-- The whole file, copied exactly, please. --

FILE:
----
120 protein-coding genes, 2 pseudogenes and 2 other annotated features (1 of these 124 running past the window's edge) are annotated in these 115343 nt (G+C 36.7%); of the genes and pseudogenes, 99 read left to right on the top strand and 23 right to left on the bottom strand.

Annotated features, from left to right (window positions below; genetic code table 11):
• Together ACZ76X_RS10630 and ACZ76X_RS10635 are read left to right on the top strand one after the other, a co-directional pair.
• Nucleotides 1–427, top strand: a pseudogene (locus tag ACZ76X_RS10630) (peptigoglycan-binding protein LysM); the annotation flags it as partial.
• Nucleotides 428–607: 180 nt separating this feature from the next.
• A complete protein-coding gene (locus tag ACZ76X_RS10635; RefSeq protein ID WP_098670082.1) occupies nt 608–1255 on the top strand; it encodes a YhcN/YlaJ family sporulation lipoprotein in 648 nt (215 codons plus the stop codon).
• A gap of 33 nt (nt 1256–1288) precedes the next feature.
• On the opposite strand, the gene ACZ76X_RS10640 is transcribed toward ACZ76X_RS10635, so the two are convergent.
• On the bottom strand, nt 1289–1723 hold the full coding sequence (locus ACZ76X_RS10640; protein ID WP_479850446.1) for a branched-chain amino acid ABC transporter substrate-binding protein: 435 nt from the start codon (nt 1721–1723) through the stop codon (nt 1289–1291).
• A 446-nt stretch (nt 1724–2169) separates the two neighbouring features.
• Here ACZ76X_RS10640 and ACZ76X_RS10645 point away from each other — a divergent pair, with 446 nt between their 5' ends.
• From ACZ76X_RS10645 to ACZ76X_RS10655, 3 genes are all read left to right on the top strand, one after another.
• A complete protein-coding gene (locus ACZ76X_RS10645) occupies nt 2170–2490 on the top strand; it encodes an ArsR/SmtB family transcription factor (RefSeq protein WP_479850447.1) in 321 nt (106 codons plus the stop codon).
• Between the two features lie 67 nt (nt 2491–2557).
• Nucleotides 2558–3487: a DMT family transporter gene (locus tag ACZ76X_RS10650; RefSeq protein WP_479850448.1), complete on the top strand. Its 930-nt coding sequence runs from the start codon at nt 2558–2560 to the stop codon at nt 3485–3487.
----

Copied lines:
120 protein-coding genes, 2 pseudogenes and 2 other annotated features (1 of these 124 running past the window's edge) are annotated in these 115343 nt (G+C 36.7%); of the genes and pseudogenes, 99 read left to right on the top strand and 23 right to left on the bottom strand.

Annotated features, from left to right (window positions below; genetic code table 11):
• Together ACZ76X_RS10630 and ACZ76X_RS10635 are read left to right on the top strand one after the other, a co-directional pair.
• Nucleotides 1–427, top strand: a pseudogene (locus tag ACZ76X_RS10630) (peptigoglycan-binding protein LysM); the annotation flags it as partial.
• Nucleotides 428–607: 180 nt separating this feature from the next.
• A complete protein-coding gene (locus tag ACZ76X_RS10635; RefSeq protein ID WP_098670082.1) occupies nt 608–1255 on the top strand; it encodes a YhcN/YlaJ family sporulation lipoprotein in 648 nt (215 codons plus the stop codon).
• A gap of 33 nt (nt 1256–1288) precedes the next feature.
• On the opposite strand, the gene ACZ76X_RS10640 is transcribed toward ACZ76X_RS10635, so the two are convergent.
• On the bottom strand, nt 1289–1723 hold the full coding sequence (locus ACZ76X_RS10640; protein ID WP_479850446.1) for a branched-chain amino acid ABC transporter substrate-binding protein: 435 nt from the start codon (nt 1721–1723) through the stop codon (nt 1289–1291).
• A 446-nt stretch (nt 1724–2169) separates the two neighbouring features.
• Here ACZ76X_RS10640 and ACZ76X_RS10645 point away from each other — a divergent pair, with 446 nt between their 5' ends.
• From ACZ76X_RS10645 to ACZ76X_RS10655, 3 genes are all read left to right on the top strand, one after another.
• A complete protein-coding gene (locus ACZ76X_RS10645) occupies nt 2170–2490 on the top strand; it encodes an ArsR/SmtB family transcription factor (RefSeq protein WP_479850447.1) in 321 nt (106 codons plus the stop codon).
• Between the two features lie 67 nt (nt 2491–2557).
• Nucleotides 2558–3487: a DMT family transporter gene (locus tag ACZ76X_RS10650; RefSeq protein WP_479850448.1), complete on the top strand. Its 930-nt coding sequence runs from the start codon at nt 2558–2560 to the stop codon at nt 3485–3487.